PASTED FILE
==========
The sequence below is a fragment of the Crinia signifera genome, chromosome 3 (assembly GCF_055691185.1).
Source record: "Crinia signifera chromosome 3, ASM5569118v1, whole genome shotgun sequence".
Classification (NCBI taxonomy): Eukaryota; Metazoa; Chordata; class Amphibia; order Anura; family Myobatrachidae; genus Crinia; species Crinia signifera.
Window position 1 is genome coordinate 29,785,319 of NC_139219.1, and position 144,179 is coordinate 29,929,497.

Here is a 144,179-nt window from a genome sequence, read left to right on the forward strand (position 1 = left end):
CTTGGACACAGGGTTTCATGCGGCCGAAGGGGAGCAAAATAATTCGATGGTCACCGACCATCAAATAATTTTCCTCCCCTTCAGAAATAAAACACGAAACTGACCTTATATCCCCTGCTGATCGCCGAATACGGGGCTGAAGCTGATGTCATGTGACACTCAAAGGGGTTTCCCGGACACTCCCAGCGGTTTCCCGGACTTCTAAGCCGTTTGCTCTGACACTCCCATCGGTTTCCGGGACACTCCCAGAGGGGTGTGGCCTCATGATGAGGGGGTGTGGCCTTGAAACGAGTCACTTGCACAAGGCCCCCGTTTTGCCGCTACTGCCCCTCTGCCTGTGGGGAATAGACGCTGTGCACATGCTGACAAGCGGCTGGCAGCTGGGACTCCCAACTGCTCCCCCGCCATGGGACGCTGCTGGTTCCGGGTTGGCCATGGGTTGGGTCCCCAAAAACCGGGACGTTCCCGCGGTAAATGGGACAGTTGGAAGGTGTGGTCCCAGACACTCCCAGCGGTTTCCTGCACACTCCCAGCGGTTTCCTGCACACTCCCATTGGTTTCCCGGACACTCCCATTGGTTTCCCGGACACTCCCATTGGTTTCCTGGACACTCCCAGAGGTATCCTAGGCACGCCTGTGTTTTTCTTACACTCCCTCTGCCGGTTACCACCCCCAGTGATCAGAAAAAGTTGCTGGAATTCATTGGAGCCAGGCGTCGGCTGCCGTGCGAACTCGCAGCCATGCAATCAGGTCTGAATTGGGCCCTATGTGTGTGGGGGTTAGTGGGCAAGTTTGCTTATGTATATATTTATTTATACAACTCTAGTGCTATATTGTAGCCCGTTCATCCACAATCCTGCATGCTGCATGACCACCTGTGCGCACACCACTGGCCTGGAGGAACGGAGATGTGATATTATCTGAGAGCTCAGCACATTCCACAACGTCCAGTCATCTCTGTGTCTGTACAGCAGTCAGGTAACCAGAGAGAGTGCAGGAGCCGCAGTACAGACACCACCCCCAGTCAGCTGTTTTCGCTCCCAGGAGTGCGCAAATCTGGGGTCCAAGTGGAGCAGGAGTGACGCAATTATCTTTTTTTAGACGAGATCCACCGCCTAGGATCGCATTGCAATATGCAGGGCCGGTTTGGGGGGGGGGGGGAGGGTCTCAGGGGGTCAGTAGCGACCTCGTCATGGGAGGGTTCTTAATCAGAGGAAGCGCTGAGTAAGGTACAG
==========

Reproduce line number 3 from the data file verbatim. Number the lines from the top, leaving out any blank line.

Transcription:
Classification (NCBI taxonomy): Eukaryota; Metazoa; Chordata; class Amphibia; order Anura; family Myobatrachidae; genus Crinia; species Crinia signifera.